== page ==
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Centennial Arts Academy students learn engineering skills from pros
Centennial Arts Academy robotics students post their projects in the school hallway after learning some basic programming on a CAD program called Solidworks to create 3-D models.

It’s easy to get kids involved in engineering, especially when it comes to breaking things.

“How many of you out there look at that and say, ‘Man, I’d like to take that apart,’” Chad Garrish, founder of Edge Innovative Solutions, asked fourth-grade Centennial Arts Academy students. “How many of you want to take an iPhone apart? How many of you have actually taken your toys and taken them apart?”

The majority of students raised their hands.

“Y’all are my people,” he said. “That’s what we do.”

Garrish and other Edge representatives have worked with Centennial students since March of this year to teach how everyday objects are designed and put together while incorporating a variety of math and science lessons.

The students began their journey by digitally slicing a Legos piece so they could view how it was made on the inside.

“Over the past several weeks, since March, they have been teaching the children through a (computer-aided design) model to do 3-D optics,” teacher Havilyn Towns said. “This past week we gave out measurements and things, and made circles.”

On Wednesday, Garrish gave a presentation to demonstrate how a 3-D model on a computer screen can become an actual product by bringing examples of products his company creates.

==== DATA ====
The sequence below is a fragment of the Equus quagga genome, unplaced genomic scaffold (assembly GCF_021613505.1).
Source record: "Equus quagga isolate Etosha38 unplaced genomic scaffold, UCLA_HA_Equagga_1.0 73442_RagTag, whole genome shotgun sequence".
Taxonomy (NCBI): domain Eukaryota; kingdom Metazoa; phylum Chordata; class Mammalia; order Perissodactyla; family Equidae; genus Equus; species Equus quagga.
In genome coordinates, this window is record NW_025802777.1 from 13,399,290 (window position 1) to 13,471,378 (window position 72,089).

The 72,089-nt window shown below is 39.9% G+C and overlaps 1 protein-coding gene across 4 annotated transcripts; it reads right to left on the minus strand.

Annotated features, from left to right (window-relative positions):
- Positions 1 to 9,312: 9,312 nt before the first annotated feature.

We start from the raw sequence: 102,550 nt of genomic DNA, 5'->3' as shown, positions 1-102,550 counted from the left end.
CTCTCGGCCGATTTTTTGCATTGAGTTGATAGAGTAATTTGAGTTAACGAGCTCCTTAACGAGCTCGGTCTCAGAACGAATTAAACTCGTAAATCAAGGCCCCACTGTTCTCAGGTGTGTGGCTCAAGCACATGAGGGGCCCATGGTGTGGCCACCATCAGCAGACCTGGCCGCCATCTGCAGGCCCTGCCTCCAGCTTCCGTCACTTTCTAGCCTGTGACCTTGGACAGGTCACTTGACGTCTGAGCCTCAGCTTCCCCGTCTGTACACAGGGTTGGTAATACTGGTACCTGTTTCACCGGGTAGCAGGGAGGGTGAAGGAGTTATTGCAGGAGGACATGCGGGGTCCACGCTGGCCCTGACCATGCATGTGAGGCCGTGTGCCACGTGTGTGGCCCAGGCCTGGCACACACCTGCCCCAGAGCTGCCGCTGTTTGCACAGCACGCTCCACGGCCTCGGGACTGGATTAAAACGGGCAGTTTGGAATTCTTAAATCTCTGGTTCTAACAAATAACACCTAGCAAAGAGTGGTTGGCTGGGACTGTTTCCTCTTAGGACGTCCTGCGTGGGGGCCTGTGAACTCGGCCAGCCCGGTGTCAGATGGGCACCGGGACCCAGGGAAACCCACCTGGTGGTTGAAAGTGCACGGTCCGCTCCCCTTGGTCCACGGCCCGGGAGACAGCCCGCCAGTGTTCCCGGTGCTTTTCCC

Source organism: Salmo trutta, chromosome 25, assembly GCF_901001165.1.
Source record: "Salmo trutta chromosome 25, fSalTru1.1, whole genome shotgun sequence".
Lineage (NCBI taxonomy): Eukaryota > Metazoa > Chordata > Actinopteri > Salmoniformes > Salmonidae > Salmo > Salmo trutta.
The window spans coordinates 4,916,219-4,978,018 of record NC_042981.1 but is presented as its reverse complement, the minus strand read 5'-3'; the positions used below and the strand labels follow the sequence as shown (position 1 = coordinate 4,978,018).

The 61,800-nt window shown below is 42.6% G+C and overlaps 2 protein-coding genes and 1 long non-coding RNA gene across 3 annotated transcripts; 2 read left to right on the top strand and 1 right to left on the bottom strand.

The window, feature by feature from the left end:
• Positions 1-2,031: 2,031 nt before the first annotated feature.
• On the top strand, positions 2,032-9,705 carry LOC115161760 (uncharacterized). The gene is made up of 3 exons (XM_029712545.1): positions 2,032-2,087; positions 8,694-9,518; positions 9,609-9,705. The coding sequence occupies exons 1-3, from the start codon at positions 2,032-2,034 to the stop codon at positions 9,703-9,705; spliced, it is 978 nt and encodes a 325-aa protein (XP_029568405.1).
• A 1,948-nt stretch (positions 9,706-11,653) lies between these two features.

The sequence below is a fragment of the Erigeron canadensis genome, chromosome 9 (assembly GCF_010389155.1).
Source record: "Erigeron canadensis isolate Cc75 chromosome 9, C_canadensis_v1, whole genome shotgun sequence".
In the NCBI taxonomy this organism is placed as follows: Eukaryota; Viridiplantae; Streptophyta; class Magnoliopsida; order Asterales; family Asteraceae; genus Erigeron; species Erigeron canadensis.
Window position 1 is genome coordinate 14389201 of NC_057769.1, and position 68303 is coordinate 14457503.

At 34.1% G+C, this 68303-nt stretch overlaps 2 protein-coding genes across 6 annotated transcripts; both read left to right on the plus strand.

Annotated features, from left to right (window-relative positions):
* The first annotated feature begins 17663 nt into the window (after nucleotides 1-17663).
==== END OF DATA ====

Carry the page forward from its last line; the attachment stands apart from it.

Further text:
And that’s what Towns eventually wants in her classroom — a 3-D printer, so her students’ drawings can become reality.

“You’re not getting much out of a piece of paper,” Towns said, laughing. “This is a big deal.”

A 3-D printer uses what’s called an additive process, basically distributing layer upon layer of material in different shapes until the final product is achieved. The process has been in the national news spotlight with the controversial topic of 3-D printed guns.

As Towns said, it’s a great resource for people to have when a part is missing. For example, if a part is missing from a box to build a piece of furniture, knowing how to design and then print the missing piece can save time and money.

Her class already has big ideas for what to create if a 3-D printer were made available to them.

“I just like creating things,” student Ansley Cate Casper said. “I just like making 3-D spheres. They’re fun to make.”

Other ideas include creating a bicycle, miniature ballpark and a shape resembling the comma punctuation mark.

While her request is not up on the site yet, Towns has asked for a 3-D printer through, a website for teachers to post about things they need for their classrooms. People can then go online to donate money.

Towns’ students will do three similar engineering projects next year in their gifted class, building on the skills they’ve learned this year.

“It’s just math, math, math,” she said.

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